It is always advisable to discover how long you have remaining on the term of your lease before you go through the process of selling your property. This is because the length of term has a great effect on attracting and deterring potential buyers.
The advice of a specialist property solicitor can clarify your leasehold position with clarity and accuracy and before applying for a leasehold extension it is also useful to be aware of the following facts.
The first fact is that both buyers and lenders tend to favour properties with leases with a remaining duration of in excess of 95 years. The second fact is that lenders have been tightening their mortgage criteria over recent years and currently will not generally consider providing a mortgage for any property with a lease due to expire in under 70 years or less. This criteria could tighten further if the direction of travel by lenders in this respect is anything to go by — the cut off point for mortgage acceptability just a few years ago was 50 years of lease remaining! A final fact is that even if your property has a lease with more than 70 years to run, and your buyer can thus perhaps obtain mortgage, if the lease has less than 80 years to run, when the inevitable application for a lease extension has to be made post sale, to restore the value of the property, the applicant, your potential buyer, will have to budget for paying the Marriage Value – an additional cost .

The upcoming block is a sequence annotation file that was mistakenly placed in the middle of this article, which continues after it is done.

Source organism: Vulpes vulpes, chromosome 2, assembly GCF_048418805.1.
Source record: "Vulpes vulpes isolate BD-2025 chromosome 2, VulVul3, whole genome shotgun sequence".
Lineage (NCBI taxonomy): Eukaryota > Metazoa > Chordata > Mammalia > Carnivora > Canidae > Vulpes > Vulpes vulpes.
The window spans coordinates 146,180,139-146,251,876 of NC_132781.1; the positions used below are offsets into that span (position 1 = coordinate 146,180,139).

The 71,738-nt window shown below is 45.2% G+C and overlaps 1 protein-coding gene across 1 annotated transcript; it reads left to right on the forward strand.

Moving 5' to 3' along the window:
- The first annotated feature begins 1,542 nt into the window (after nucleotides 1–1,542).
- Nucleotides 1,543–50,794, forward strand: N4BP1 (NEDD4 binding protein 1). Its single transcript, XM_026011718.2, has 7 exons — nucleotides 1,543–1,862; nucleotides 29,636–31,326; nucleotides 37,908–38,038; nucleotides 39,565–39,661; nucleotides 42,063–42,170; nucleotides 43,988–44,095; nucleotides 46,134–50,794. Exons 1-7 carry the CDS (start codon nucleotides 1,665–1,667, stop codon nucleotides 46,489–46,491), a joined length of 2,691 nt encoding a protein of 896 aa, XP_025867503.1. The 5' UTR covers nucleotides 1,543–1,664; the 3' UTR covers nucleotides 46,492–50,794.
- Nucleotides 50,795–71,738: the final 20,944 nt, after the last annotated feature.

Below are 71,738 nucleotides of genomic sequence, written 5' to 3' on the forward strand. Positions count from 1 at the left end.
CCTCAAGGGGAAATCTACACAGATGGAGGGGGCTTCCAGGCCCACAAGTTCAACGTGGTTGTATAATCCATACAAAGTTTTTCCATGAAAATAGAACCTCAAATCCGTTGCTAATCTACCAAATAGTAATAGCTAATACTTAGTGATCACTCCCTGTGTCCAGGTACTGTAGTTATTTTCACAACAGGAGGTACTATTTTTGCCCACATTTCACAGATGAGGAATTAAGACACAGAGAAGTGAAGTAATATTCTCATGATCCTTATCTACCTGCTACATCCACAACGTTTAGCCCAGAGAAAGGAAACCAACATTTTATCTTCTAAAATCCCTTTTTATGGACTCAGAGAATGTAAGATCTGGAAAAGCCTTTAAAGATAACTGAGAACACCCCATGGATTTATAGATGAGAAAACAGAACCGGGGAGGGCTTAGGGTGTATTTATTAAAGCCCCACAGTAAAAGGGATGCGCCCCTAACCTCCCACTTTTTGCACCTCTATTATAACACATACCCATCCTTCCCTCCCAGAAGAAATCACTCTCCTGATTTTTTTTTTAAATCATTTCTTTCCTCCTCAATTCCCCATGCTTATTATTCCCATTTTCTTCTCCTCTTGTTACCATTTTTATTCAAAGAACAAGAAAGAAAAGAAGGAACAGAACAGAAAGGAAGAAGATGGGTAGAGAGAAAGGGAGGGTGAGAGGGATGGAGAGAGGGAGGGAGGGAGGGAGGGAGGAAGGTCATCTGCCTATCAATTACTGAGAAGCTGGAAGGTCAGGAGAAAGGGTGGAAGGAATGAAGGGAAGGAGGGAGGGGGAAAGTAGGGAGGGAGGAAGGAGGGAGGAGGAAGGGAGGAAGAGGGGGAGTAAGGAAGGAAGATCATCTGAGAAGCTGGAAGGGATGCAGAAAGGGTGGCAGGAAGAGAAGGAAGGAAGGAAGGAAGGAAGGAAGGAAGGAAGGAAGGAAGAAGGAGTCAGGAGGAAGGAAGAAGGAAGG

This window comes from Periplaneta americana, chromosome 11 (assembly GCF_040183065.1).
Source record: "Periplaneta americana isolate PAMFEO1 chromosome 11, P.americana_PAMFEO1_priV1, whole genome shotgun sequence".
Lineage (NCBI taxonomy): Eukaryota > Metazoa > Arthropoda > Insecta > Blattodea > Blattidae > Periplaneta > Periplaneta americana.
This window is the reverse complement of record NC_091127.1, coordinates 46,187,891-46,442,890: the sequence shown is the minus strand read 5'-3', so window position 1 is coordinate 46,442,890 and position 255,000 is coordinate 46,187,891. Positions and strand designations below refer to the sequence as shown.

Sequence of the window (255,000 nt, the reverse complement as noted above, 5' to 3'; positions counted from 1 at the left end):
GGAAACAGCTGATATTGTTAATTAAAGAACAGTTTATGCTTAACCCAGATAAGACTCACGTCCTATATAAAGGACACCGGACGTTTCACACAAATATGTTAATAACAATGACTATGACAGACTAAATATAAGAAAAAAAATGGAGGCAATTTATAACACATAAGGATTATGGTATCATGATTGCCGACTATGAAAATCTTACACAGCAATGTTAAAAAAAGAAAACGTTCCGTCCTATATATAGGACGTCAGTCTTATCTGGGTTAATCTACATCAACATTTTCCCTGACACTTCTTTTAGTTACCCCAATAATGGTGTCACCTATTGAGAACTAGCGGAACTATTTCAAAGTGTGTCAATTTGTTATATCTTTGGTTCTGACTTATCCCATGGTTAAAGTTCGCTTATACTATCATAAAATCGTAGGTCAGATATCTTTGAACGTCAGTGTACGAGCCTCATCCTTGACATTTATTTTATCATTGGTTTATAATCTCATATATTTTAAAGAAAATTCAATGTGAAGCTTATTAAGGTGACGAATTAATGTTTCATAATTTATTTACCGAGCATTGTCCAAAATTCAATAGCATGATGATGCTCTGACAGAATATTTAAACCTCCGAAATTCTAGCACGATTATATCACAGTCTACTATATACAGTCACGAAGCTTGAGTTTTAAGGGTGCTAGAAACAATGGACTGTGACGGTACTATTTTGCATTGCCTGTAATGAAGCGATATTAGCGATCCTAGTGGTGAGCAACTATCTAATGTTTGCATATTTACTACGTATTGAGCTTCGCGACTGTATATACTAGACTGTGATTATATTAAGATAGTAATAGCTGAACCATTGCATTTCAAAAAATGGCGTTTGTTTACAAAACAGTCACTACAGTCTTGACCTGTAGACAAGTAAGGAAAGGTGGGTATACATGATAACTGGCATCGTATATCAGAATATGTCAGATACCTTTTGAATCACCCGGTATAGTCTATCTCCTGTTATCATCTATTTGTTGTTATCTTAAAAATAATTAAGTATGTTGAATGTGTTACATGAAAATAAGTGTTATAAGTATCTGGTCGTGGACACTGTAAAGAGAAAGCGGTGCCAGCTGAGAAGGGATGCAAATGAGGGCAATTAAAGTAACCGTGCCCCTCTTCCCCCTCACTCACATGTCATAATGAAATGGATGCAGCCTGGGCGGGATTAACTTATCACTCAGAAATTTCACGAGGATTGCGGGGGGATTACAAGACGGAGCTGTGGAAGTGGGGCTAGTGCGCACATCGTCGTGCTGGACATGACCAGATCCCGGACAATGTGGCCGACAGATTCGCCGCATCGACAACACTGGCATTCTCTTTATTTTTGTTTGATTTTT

The Marriage Value only comes into play with applications for a leasehold extension where the original lease has less than 80 years to run and is based on the legally required 50/50 division between the leaseholder and the landlord of the ‘profits’ arising from an assumed increase in the value of the property as a result of its having been granted a leasehold extension. In the UK the calculation of this assumed increase in value is unavoidably subjective, based on local knowledge and market factors. It can amount to a considerable sum of money and might well deter a would-be buyer.
Unscrupulous freeholders have also been known to take advantage of leaseholders who desire a rapid sale and need to make an application for a leasehold extension to secure that sale. The freeholder might promise no delay on their part in exchange for the leaseholder accepting a much shorter lease than the maximum of 90 years that could be requested under the Leasehold Reform, Housing and Urban Development Act 1993 (as amended). This situation can be avoided providing that the leaseholder is aware that he is permitted to serve and register the initial notice in the lease extension application and then transfer the right to the buyer. This allows the application to proceed without the soon-to-be new owner having to have satisfied the 2 year minimum ownership eligibility qualification.
The longer that your lease is, the more marketable a residential property becomes – and, of course, the converse is equally true. It therefore makes sound commercial sense to ensure that the necessity for a leasehold extension is given just as much due consideration as is the structural condition and presentation of your property when you come to putting it onto the market for sale.